Lise Hand: Sandymount Salome leads Enda a merry dance
THE Taoiseach tried to explain the perilousness of his situation to RTE's Sean O'Rourke.
"I'm receiving correspondence and messages from all over the country. I'm now being branded as being worse than Herod," he said with a soupcon of despondency.
Poor Enda. When it comes to the fraught topic of abortion legislation, he's doomed to eternally enrage one side or the other in this dirtiest of wars.
The pro-choice camp are (for now) holding their fire until the draft legislation (or the heads of the Government's bill) is published, but the anti-choice side are already on the march in numbers.
No wonder he was crestfallen. Herod the Great is a serious biblical baddie who, according to one gospel account, ordered up the slaughter of infants without batting a royal eye.
However, at least the Taoiseach can be assured of a public show of loyalty from the subjects within his own Fine Gael fiefdom.
But wait. For here comes trouble in the shape of the Sandymount Salome, Junior Minister Lucinda Creighton. Just as the grand-daughter of King Herod caused ructions by demanding the head of John the Baptist on a platter as reward for her bedazzling dance, there are ominous signs for Enda that his Minister for European Affairs may demand a similar fate for the heads of his bill, if it displeases her.
And just in case anyone is in any doubt, in between playing official First Hostess during our six-month presidency of the EU, Lucinda is busily drafting her own abortion bill, which would legislate for the 20-year-old Supreme Court ruling but would not include a suicide clause.
Moreover, she hammered home her point firmly on 'Morning Ireland' yesterday, stating she had "grave reservations" about the Government's intention to include the risk of suicide as grounds for abortion. Oh dear.
While insisting that she isn't "at odds" with her party leader, it does look as if the Sandymount Salome is set to lead Enda a merry dance.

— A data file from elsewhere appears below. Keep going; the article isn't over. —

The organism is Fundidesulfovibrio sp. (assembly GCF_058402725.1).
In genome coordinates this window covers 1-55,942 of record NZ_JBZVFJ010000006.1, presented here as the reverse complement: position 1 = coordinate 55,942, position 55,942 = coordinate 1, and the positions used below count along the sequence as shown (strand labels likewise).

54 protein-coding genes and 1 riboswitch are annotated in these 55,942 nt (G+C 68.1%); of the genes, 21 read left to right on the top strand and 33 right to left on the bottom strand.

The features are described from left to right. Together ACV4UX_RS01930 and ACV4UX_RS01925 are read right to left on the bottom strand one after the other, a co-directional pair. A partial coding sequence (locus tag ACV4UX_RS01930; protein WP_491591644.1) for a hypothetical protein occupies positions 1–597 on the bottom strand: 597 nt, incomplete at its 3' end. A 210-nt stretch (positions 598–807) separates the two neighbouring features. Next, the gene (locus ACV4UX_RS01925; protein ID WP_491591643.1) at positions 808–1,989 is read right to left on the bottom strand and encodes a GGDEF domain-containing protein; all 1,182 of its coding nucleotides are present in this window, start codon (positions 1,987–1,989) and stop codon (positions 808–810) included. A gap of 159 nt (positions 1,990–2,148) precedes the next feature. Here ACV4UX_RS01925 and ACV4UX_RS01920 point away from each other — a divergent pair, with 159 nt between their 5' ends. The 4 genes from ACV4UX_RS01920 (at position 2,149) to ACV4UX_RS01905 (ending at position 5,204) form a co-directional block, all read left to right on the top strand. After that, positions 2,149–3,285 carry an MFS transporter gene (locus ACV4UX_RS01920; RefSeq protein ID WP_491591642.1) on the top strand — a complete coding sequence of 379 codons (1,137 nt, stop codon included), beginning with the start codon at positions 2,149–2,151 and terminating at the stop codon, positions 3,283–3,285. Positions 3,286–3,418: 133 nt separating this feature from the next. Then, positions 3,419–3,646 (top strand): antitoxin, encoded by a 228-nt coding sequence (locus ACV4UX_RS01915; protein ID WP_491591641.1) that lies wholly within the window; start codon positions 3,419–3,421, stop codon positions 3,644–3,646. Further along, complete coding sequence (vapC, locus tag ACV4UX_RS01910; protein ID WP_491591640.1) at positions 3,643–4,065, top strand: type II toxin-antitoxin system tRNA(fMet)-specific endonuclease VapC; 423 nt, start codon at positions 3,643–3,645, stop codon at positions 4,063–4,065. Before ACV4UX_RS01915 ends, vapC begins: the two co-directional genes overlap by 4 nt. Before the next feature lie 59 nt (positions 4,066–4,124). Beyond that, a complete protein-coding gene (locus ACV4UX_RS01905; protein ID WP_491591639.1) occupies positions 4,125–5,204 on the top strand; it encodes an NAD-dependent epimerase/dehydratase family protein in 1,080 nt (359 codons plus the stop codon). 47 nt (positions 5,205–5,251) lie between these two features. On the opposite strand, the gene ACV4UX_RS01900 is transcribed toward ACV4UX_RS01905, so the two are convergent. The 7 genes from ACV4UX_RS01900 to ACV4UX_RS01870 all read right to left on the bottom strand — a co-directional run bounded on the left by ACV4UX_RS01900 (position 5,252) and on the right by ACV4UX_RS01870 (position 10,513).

It also means that the subject will stick to the junior minister like chewing gum to her shoe for the duration, and while she may fervently wish to speak of EU enlargement, she may be spending much of the time answering questions on abortion.
And Lucinda is genuinely enthusiastic about the EU and is relishing her high-profile role in this presidency.
Yesterday, she hosted a meeting of her fellow European Affairs Ministers in Dublin Castle and happily expounded upon their discussions in a press conference afterwards alongside the European Commissioner for Enlargement, Stefan Fule.
"Even if we put aside the ideological and the romantic reasons for enlargements – and I believe strongly in those – but if you simply look at the economic case, it's very much in our interest that we encourage these countries on the European path," she said.
But then the abortion questions arose. Earlier, her cabinet colleague Joan Burton had criticised the bandying about of Herod-style biblical brickbats – would Lucinda do likewise?
"I think any insults that are offered by any side of the campaign are unhelpful," she reckoned. "I think it's clear that we in Government are trying to conduct a reasonable, rational and tolerant debate, even though there are differences of opinion within the political parties.
"It's not helpful to throw around names or engage in name-calling on any occasion, least of all a sensitive debate of this sort," she added.
And, in fairness, she is trying to be helpful, what with drawing up her own legislation and all that.
But why should Lucinda stop with this bill? Perhaps she should present her own version of the next Budget to the Finance Minister while she's at it?
A word of advice to Michael Noonan – if Lucinda materialises in your office next September with a bunch of veils under her arm, run like the clappers.